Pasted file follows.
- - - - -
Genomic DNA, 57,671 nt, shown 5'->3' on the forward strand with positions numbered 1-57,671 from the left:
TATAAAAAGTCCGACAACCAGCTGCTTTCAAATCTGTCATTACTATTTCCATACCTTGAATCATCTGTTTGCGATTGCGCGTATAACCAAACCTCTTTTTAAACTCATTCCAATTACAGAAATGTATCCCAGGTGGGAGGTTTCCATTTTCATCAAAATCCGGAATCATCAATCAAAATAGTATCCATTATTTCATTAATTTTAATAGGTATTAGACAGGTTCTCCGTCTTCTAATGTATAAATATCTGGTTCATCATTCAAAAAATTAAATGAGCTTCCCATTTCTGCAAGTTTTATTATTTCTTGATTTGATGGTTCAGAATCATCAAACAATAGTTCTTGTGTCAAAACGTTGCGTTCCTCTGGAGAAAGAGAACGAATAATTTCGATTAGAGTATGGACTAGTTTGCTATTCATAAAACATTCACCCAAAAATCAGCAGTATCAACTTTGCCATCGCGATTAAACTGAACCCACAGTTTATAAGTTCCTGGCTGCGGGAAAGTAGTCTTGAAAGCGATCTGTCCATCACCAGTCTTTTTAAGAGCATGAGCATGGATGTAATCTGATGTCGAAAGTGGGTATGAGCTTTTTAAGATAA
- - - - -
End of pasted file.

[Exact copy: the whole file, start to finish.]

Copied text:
Genomic DNA, 57,671 nt, shown 5'->3' on the forward strand with positions numbered 1-57,671 from the left:
TATAAAAAGTCCGACAACCAGCTGCTTTCAAATCTGTCATTACTATTTCCATACCTTGAATCATCTGTTTGCGATTGCGCGTATAACCAAACCTCTTTTTAAACTCATTCCAATTACAGAAATGTATCCCAGGTGGGAGGTTTCCATTTTCATCAAAATCCGGAATCATCAATCAAAATAGTATCCATTATTTCATTAATTTTAATAGGTATTAGACAGGTTCTCCGTCTTCTAATGTATAAATATCTGGTTCATCATTCAAAAAATTAAATGAGCTTCCCATTTCTGCAAGTTTTATTATTTCTTGATTTGATGGTTCAGAATCATCAAACAATAGTTCTTGTGTCAAAACGTTGCGTTCCTCTGGAGAAAGAGAACGAATAATTTCGATTAGAGTATGGACTAGTTTGCTATTCATAAAACATTCACCCAAAAATCAGCAGTATCAACTTTGCCATCGCGATTAAACTGAACCCACAGTTTATAAGTTCCTGGCTGCGGGAAAGTAGTCTTGAAAGCGATCTGTCCATCACCAGTCTTTTTAAGAGCATGAGCATGGATGTAATCTGATGTCGAAAGTGGGTATGAGCTTTTTAAGATAA